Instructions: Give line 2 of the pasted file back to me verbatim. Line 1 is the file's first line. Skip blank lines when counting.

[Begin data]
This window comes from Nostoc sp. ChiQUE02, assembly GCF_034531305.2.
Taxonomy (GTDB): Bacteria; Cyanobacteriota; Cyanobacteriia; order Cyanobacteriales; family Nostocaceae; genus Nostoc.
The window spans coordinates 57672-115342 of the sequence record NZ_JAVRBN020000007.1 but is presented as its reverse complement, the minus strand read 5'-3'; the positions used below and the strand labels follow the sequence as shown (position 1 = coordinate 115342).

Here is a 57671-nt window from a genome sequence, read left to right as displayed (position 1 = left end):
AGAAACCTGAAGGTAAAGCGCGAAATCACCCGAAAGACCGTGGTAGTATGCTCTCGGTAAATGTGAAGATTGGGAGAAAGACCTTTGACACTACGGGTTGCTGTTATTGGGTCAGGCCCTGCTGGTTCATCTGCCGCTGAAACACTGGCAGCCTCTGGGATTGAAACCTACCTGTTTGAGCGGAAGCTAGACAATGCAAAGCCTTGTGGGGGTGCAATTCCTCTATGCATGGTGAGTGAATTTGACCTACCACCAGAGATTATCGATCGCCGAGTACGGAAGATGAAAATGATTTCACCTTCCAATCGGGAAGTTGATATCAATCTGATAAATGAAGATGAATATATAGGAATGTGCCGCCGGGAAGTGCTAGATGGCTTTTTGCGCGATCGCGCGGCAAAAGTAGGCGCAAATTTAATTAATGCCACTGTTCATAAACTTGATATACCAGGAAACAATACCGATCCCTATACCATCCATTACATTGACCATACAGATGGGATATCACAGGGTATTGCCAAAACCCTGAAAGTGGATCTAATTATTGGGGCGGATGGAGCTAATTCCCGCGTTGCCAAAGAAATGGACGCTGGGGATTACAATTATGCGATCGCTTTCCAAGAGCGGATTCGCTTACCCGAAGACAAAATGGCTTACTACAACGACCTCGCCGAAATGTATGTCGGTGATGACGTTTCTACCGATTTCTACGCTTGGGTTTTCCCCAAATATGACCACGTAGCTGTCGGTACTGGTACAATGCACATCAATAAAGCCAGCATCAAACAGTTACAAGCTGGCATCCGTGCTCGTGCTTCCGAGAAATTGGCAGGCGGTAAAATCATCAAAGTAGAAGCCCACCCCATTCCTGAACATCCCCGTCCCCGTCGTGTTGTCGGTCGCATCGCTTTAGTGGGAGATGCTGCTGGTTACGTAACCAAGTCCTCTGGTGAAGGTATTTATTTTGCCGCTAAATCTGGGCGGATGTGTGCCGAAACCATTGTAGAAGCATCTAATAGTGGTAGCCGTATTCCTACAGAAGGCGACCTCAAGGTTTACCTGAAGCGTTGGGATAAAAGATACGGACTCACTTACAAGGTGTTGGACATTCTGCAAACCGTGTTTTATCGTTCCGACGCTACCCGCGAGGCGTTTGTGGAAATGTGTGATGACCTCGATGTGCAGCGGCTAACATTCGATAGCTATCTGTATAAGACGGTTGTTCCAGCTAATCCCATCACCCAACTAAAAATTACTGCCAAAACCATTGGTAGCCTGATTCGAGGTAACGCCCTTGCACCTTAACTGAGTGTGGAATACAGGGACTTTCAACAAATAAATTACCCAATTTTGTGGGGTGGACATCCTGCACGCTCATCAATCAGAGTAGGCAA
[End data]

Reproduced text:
Taxonomy (GTDB): Bacteria; Cyanobacteriota; Cyanobacteriia; order Cyanobacteriales; family Nostocaceae; genus Nostoc.